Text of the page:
Of course, some blogs are very news-oriented. They publish content that is temporal in nature. We evaluated our 100 test blogs and determined that 92% percent of the posts examined were evergreen in nature as opposed to temporal. This shows that a large percentage of the blogs reviewed were primarily publishing content that would likely yield better results by being published outside of a blog.

Building out your own content hub (instead of a blog) is what we recommend for such sites. This will allow you to manually control the placement of the content on your site and ensure that the content of most value to your site’s users appears near the top of your site hierarchy.

This is the approach we recommend for sites investing heavily in content, as it will help to gain the best results from that investment.

Thoughts on “Leveraging Your Content Investment: Blogs vs Content Hubs”

  1. Great article! I had never really thought about how link depth and blog structure could play such key roles in how blog posts rank. Just wondering then, how would you define a “content hub”?

  2. Hey Eric,
    Great article, all makes sense. But perhaps I’m missing something fundamental as it seems a very simple matter (in WordPress) to place all posts or pages within 5 links.
    Since it’s this easy, am I misunderstanding something or are others simply not aware of the “5 link depth” importance?
    Tom Malcolm

  3. I have Amazon affiliate blog with 45+ posts and most of them have 5 to 6 thousand words and 3 to 4 have 10000 words.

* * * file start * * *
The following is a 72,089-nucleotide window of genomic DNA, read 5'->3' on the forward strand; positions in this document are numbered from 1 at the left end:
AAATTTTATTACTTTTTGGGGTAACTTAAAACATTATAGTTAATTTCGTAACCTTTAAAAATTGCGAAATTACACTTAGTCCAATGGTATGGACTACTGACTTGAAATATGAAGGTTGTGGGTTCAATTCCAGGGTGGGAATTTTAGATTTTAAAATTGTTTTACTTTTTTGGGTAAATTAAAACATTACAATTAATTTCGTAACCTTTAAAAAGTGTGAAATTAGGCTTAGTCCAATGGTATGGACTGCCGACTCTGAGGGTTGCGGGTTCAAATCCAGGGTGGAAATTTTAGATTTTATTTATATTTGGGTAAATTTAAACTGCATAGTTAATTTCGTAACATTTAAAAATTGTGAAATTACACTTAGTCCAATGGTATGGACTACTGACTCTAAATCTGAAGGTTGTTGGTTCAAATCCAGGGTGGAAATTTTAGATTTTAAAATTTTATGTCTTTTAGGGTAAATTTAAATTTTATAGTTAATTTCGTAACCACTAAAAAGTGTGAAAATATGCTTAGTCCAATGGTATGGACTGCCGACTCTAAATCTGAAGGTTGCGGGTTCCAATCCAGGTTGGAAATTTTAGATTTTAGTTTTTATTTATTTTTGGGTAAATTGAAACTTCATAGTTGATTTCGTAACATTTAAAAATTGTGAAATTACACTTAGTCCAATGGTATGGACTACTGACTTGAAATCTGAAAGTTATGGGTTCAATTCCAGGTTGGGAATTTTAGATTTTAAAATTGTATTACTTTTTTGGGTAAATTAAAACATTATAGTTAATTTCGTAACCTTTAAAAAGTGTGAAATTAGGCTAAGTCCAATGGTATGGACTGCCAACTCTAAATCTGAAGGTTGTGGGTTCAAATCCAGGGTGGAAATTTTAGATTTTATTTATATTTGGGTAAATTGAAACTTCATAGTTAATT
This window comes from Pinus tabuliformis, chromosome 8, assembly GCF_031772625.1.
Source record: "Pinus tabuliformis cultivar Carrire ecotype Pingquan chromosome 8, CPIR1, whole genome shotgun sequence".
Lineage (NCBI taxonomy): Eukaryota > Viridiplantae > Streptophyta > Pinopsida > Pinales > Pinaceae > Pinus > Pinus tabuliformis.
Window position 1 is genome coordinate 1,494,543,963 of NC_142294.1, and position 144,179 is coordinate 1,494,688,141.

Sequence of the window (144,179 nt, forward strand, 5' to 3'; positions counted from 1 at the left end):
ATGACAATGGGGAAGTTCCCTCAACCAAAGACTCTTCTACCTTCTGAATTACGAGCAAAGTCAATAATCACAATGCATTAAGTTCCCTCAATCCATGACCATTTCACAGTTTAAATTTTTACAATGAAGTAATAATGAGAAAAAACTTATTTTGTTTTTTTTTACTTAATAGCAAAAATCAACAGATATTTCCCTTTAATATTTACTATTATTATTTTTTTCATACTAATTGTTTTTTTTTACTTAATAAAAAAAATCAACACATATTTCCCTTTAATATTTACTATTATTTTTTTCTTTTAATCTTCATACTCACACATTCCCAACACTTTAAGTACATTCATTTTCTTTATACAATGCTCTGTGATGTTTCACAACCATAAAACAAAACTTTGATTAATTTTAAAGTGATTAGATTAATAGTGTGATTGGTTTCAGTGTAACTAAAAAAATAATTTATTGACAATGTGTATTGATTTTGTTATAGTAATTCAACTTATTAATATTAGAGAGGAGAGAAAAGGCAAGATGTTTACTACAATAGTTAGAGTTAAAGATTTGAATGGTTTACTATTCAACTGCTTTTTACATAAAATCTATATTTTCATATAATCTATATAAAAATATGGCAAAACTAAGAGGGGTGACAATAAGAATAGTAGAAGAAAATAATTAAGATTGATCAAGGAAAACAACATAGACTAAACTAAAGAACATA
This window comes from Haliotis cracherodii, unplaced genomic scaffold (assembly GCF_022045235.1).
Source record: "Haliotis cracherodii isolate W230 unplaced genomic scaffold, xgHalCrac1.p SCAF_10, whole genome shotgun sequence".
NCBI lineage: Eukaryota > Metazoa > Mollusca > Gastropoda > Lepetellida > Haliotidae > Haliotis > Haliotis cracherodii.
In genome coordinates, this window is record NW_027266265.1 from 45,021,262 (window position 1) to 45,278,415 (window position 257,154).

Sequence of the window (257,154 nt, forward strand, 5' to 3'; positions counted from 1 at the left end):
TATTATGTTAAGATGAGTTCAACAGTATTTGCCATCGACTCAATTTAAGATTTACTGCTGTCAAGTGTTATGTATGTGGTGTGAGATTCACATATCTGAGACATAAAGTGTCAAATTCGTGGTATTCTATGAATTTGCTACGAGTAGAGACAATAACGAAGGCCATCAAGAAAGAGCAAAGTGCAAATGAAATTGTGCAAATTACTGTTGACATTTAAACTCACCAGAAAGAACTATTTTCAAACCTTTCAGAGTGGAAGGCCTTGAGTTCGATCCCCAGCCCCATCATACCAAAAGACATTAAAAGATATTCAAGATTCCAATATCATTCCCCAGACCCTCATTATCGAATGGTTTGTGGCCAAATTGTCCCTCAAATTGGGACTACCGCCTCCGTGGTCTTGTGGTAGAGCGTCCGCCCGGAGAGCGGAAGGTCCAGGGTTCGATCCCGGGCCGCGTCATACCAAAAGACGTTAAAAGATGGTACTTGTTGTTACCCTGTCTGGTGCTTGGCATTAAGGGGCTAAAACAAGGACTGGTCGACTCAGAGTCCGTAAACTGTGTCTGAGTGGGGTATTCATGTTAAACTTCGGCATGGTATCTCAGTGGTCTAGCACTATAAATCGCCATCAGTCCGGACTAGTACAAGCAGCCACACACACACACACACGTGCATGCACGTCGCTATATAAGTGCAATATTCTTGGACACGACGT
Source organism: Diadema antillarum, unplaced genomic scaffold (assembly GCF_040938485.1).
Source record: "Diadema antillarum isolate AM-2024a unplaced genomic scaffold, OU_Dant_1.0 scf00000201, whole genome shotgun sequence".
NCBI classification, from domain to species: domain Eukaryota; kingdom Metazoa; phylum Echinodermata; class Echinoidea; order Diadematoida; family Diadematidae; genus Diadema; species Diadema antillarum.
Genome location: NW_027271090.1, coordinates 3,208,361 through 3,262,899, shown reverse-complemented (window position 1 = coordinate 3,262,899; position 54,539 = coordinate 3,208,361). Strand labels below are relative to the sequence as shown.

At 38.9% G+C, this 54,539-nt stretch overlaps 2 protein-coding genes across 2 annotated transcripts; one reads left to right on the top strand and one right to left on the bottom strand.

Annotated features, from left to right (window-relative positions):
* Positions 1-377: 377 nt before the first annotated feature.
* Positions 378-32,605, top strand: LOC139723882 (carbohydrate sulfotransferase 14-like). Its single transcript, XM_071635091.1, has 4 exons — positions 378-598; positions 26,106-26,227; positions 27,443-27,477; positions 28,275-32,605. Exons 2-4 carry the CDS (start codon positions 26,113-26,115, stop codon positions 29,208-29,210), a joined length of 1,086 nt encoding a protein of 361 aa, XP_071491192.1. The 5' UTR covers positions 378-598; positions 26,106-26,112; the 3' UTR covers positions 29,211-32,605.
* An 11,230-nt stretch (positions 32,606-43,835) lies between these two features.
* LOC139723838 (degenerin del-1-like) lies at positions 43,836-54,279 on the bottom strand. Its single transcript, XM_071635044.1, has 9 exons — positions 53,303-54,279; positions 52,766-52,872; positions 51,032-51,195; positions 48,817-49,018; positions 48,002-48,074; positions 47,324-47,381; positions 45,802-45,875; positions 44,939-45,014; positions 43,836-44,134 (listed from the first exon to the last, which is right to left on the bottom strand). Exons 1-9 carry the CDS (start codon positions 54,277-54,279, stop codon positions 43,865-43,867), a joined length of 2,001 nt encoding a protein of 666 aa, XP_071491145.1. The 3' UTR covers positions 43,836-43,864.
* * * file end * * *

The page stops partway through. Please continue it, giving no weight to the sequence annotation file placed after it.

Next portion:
I want to know that can I show all posts on home page?
    Because in post excerpt it don’t have images so loading speed will not be increased. Then all of my posts will be one click away from users and search engines.

  4. I agree with Tom Malcolm – isnt the default link depth for more blog posts usually between 2-5 clicks away from the homepage? I’m not sure how a page could even have a link depth of more than 5 or 6…

  5. It’s been a while since anyone talked about posts and pages. When I started using wordpress I leveraged the power of categories but apparently they are of little use for Google nowadays. I still believe there are ways of making categories work.

  6. Hi Tom – Basically, it relates to how many posts can go on an archive page prior to the post falling into pagination. But eventually, pagination occurs. In addition, another factor is how often you post too, of course. For high volume blogs the descent down the click depth table can be relatively fast.
    Regardless though, I personally think that it’s far smarter to retain manual control over click depth. You may have a brand new post that you want to start at a click depth of 5, and a 5 year old post that you want at click depth 2. With a content hub you can easily do that.

  7. Hi Ali – you can certainly link to some of them from the home page, but it’s unlikely you’d want to link to them all from there. Surely they’re not all equally important? You might want to take the 10 most important ones and link to them from the home page, and have the others one click further down in the hierarchy.

  8. Hi Molly – a content hub would be a section of your site that you use to publish your informational content. Rather than using a blog, you’d manually control the link depth of your content. You can actually build one of these in WordPress using the Pages approach to publishing content.

  9. Hey Tom- sorry for the slow response, but I missed this one. Yes, a lot of people put their blogs out there without thinking about this at all. They simply publish them and think they’re more or less done.

  10. This article needed to be written – doing things the same way without paying attention to details is just crazy – I see this type of lax implantation all the time when doing audits.

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Eric Enge

Eric Enge is part of the Digital Marketing practice at Perficient. He designs studies and produces industry-related research to help prove, debunk, or evolve assumptions about digital marketing practices and their value. Eric is a writer, blogger, researcher, teacher, and keynote speaker and panelist at major industry conferences. Partnering with several other experts, Eric served as the lead author of The Art of SEO.